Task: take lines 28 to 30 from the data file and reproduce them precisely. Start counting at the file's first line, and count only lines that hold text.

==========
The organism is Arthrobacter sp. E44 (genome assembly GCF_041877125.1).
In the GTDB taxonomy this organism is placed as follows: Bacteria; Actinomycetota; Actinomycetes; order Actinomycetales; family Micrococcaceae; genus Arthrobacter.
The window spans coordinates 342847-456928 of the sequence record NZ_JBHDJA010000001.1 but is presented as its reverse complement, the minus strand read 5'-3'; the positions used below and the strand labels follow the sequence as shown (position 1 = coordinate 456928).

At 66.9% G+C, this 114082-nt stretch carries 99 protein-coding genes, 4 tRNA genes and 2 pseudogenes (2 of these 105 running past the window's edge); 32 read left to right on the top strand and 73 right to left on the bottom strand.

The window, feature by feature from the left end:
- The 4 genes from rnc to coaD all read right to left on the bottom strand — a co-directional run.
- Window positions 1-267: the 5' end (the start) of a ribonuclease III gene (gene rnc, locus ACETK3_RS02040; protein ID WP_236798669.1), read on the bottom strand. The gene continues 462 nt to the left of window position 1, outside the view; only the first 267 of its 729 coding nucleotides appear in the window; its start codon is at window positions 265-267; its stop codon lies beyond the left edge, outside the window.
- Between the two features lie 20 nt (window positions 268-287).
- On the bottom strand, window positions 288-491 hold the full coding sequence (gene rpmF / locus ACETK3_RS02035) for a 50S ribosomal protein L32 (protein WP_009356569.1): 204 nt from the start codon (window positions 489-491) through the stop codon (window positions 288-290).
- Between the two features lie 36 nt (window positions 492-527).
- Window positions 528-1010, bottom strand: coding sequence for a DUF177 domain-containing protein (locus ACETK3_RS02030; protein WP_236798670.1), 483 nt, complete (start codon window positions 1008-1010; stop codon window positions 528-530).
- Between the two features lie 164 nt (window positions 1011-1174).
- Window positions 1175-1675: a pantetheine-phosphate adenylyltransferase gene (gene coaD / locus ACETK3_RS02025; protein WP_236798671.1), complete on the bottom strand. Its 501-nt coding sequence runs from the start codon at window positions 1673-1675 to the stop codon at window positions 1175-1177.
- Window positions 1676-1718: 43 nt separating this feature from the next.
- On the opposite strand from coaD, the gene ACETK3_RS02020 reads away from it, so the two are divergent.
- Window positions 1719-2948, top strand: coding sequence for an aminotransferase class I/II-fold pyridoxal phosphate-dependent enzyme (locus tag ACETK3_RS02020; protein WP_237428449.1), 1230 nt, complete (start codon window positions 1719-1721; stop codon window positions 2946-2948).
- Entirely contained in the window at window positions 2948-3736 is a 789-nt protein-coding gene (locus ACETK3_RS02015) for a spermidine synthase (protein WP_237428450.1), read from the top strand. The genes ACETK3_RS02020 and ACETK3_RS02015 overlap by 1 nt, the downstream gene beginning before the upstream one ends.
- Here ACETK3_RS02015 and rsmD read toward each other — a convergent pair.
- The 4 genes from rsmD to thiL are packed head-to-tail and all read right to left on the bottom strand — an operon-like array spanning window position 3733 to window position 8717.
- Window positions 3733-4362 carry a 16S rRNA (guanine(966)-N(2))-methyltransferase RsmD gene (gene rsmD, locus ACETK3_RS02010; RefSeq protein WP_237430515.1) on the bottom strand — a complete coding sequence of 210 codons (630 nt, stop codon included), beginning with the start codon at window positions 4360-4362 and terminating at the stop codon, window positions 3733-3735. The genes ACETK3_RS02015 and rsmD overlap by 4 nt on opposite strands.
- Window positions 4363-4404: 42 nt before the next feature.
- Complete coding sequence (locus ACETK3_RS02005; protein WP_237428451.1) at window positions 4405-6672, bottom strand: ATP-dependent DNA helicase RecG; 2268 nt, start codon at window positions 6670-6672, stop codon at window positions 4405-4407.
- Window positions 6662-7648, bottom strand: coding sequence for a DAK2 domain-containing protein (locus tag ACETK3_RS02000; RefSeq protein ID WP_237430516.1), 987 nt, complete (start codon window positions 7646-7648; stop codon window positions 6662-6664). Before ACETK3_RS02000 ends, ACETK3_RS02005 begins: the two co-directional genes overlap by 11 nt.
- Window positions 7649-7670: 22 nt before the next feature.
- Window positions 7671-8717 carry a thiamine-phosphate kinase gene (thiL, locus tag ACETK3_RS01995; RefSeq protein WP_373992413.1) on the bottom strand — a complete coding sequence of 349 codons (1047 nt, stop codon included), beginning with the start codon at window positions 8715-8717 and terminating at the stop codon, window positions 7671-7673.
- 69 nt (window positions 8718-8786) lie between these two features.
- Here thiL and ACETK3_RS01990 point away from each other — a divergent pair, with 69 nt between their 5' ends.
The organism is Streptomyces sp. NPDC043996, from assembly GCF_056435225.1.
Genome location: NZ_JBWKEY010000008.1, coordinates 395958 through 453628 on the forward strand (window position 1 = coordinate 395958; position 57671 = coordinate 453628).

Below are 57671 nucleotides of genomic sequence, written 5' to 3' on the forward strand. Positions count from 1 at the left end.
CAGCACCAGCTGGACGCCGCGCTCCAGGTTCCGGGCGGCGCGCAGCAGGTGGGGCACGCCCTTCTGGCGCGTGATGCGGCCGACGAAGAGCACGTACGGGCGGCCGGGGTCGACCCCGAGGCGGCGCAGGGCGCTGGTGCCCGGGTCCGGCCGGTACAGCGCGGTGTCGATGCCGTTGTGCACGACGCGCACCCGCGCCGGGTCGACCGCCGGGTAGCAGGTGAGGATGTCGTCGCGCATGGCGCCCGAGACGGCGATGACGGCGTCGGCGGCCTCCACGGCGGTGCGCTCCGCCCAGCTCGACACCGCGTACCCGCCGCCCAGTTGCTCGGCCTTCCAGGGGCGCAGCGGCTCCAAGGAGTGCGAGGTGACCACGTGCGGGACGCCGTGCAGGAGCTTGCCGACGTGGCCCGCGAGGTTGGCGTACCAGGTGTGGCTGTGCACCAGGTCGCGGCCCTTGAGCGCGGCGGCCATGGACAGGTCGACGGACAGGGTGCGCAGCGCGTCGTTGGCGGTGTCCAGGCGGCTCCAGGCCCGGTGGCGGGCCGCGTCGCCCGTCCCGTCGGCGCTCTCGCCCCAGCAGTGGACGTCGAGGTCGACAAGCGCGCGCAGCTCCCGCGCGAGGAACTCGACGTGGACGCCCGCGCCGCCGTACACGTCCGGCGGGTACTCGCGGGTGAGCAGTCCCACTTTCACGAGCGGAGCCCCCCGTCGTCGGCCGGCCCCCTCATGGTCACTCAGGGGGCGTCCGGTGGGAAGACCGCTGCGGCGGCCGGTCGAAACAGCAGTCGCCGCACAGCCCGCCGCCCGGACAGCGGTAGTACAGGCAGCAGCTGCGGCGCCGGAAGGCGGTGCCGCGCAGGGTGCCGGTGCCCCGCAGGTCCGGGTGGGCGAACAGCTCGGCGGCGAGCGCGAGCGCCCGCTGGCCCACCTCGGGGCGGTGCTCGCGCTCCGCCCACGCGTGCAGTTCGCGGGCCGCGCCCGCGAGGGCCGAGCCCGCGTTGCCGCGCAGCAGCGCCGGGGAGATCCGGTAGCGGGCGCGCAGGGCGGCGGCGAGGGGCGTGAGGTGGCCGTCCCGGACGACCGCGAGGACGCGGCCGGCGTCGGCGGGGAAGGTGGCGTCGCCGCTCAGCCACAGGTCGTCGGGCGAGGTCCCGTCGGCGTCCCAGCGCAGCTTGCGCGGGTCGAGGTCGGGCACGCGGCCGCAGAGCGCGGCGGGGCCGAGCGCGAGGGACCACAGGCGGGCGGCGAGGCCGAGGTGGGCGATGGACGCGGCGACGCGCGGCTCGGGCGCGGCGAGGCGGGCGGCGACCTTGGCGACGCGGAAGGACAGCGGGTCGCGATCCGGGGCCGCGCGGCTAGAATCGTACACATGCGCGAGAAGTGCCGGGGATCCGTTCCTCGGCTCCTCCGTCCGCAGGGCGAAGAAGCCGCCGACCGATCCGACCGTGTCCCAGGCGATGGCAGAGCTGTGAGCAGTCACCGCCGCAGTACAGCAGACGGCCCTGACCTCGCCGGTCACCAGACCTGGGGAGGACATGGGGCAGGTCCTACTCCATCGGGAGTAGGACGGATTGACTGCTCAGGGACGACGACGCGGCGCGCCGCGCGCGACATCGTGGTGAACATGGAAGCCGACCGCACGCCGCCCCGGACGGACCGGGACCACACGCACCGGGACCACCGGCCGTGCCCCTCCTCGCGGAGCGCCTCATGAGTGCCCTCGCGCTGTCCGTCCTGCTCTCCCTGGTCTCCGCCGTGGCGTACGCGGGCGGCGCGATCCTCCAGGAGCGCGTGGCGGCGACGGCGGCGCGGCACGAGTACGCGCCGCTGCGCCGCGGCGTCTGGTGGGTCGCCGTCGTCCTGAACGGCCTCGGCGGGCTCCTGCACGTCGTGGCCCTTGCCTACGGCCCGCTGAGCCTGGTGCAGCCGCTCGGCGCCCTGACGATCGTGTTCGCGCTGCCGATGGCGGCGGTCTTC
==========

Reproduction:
The organism is Streptomyces sp. NPDC043996, from assembly GCF_056435225.1.
Genome location: NZ_JBWKEY010000008.1, coordinates 395958 through 453628 on the forward strand (window position 1 = coordinate 395958; position 57671 = coordinate 453628).

Below are 57671 nucleotides of genomic sequence, written 5' to 3' on the forward strand. Positions count from 1 at the left end.